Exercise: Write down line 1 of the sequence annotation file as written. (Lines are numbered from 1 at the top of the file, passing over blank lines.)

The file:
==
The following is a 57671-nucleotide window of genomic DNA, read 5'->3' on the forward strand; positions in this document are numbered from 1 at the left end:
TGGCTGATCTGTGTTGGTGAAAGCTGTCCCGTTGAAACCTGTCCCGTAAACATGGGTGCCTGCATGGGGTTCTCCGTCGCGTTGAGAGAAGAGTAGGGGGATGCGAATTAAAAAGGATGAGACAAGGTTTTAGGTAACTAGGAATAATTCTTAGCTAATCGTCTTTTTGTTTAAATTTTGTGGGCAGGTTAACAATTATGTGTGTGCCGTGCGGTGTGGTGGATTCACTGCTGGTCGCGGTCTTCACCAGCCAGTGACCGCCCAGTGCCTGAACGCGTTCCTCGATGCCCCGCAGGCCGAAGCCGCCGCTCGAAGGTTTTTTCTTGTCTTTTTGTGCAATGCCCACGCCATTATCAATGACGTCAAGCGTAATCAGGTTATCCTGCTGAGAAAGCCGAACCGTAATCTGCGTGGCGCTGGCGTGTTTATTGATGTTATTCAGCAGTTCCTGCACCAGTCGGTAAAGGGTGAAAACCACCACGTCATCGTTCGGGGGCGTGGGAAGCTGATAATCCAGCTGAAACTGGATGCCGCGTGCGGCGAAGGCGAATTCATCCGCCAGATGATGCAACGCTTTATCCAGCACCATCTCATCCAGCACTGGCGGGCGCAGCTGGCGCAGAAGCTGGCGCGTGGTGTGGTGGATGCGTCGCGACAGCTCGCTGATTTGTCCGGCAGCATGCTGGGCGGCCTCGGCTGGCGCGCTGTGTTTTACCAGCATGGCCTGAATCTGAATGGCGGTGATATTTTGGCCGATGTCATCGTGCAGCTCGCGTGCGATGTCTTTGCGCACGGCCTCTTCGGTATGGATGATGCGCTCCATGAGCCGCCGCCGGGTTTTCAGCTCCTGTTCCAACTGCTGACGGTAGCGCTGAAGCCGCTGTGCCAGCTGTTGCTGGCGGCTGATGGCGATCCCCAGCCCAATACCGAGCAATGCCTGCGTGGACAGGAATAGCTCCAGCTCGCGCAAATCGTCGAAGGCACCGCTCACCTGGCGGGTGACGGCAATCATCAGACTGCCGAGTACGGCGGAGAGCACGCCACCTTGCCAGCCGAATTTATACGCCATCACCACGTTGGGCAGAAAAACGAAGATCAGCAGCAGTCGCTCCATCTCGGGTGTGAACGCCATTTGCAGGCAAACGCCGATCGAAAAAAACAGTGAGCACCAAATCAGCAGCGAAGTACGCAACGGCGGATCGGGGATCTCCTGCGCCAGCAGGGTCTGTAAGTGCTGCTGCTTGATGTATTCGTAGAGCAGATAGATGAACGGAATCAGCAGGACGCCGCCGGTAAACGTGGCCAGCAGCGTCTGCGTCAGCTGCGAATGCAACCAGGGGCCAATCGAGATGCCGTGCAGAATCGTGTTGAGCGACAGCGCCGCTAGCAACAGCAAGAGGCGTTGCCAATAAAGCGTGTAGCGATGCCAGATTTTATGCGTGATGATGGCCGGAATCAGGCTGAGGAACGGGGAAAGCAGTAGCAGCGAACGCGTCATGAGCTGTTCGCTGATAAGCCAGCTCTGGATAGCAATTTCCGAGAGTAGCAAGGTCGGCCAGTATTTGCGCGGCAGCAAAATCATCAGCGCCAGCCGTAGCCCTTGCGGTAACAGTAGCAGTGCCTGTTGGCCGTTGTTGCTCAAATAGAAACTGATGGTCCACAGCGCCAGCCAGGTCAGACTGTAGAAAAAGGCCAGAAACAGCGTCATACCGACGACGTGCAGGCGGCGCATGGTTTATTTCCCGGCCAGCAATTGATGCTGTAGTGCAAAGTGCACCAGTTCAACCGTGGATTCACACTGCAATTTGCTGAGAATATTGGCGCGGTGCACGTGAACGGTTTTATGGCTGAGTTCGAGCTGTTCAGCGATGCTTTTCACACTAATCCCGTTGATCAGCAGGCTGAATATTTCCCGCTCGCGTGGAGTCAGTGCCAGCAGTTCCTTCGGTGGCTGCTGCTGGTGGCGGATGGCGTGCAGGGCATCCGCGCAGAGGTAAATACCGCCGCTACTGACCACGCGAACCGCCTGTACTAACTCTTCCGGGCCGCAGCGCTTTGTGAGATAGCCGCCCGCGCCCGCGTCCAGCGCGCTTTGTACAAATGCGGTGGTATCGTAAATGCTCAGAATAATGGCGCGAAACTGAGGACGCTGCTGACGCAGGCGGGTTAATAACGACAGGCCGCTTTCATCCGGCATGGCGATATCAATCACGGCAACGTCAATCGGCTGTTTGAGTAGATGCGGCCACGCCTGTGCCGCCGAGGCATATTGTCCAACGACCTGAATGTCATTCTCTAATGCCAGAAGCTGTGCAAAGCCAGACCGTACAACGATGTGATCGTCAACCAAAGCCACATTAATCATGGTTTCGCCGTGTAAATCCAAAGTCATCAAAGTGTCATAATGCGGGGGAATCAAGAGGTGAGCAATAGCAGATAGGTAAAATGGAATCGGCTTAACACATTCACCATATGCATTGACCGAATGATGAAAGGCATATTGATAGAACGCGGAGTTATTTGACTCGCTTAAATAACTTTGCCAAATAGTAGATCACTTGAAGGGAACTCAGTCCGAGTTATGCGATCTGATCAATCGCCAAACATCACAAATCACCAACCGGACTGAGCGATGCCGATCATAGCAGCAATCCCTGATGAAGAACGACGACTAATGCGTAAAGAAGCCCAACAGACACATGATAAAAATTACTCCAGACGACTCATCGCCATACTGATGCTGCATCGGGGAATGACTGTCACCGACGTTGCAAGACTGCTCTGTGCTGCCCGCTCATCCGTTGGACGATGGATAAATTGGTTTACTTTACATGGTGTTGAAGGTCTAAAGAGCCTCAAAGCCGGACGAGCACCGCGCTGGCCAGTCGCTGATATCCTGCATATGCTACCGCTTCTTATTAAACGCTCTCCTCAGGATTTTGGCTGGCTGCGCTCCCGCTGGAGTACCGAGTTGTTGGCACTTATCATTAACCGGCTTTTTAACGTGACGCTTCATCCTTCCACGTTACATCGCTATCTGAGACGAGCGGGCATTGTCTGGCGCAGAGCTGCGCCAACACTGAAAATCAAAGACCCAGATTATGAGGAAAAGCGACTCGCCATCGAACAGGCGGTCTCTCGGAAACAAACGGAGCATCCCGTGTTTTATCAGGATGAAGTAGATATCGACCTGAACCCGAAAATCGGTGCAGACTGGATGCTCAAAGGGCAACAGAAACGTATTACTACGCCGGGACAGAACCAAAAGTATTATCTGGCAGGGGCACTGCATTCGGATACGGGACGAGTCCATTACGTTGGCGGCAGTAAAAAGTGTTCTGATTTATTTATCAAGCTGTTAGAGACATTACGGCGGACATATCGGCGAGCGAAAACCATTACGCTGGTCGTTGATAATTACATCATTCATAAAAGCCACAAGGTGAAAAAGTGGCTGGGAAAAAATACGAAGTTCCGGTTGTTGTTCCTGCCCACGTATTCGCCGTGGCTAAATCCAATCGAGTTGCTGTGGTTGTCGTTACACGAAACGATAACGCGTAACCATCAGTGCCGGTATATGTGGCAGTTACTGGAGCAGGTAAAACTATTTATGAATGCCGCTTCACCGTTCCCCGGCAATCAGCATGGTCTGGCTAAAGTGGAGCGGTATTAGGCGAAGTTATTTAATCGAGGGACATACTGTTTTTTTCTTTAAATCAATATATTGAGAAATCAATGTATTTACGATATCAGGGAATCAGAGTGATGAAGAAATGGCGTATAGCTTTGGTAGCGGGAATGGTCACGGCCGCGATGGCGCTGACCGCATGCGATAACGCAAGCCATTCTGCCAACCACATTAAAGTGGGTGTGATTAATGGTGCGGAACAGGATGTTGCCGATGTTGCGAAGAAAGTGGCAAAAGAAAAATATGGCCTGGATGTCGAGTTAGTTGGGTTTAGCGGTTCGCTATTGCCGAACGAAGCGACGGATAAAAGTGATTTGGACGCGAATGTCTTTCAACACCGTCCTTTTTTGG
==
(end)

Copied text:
The following is a 57671-nucleotide window of genomic DNA, read 5'->3' on the forward strand; positions in this document are numbered from 1 at the left end: